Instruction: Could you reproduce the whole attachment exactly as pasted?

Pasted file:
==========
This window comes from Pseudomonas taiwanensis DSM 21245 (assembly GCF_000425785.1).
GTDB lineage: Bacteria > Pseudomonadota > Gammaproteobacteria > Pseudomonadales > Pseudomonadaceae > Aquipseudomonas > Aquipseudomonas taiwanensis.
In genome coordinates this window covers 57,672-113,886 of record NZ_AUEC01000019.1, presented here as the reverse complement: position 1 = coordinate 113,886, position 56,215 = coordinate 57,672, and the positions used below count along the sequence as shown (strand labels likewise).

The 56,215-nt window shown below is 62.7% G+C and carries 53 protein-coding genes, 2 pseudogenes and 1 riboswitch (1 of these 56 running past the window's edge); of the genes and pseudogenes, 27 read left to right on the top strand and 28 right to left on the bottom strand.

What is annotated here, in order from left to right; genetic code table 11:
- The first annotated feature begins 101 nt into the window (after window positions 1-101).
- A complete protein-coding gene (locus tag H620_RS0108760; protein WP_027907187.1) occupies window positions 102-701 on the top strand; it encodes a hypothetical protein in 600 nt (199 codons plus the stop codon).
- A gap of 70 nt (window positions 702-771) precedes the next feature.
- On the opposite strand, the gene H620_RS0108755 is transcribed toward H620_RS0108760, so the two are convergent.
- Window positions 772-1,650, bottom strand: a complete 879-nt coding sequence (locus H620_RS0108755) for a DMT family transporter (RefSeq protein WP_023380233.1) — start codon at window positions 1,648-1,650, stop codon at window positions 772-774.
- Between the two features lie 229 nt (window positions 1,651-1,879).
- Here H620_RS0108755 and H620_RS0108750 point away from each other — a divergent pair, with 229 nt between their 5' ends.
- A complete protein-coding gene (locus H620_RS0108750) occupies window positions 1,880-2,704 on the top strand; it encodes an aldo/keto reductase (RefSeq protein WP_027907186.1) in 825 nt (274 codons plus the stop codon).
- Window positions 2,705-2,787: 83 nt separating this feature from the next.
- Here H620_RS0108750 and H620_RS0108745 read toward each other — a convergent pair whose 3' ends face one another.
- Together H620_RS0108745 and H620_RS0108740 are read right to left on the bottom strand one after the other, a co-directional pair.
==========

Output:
This window comes from Pseudomonas taiwanensis DSM 21245 (assembly GCF_000425785.1).
GTDB lineage: Bacteria > Pseudomonadota > Gammaproteobacteria > Pseudomonadales > Pseudomonadaceae > Aquipseudomonas > Aquipseudomonas taiwanensis.
In genome coordinates this window covers 57,672-113,886 of record NZ_AUEC01000019.1, presented here as the reverse complement: position 1 = coordinate 113,886, position 56,215 = coordinate 57,672, and the positions used below count along the sequence as shown (strand labels likewise).

The 56,215-nt window shown below is 62.7% G+C and carries 53 protein-coding genes, 2 pseudogenes and 1 riboswitch (1 of these 56 running past the window's edge); of the genes and pseudogenes, 27 read left to right on the top strand and 28 right to left on the bottom strand.

What is annotated here, in order from left to right; genetic code table 11:
- The first annotated feature begins 101 nt into the window (after window positions 1-101).
- A complete protein-coding gene (locus tag H620_RS0108760; protein WP_027907187.1) occupies window positions 102-701 on the top strand; it encodes a hypothetical protein in 600 nt (199 codons plus the stop codon).
- A gap of 70 nt (window positions 702-771) precedes the next feature.
- On the opposite strand, the gene H620_RS0108755 is transcribed toward H620_RS0108760, so the two are convergent.
- Window positions 772-1,650, bottom strand: a complete 879-nt coding sequence (locus H620_RS0108755) for a DMT family transporter (RefSeq protein WP_023380233.1) — start codon at window positions 1,648-1,650, stop codon at window positions 772-774.
- Between the two features lie 229 nt (window positions 1,651-1,879).
- Here H620_RS0108755 and H620_RS0108750 point away from each other — a divergent pair, with 229 nt between their 5' ends.
- A complete protein-coding gene (locus H620_RS0108750) occupies window positions 1,880-2,704 on the top strand; it encodes an aldo/keto reductase (RefSeq protein WP_027907186.1) in 825 nt (274 codons plus the stop codon).
- Window positions 2,705-2,787: 83 nt separating this feature from the next.
- Here H620_RS0108750 and H620_RS0108745 read toward each other — a convergent pair whose 3' ends face one another.
- Together H620_RS0108745 and H620_RS0108740 are read right to left on the bottom strand one after the other, a co-directional pair.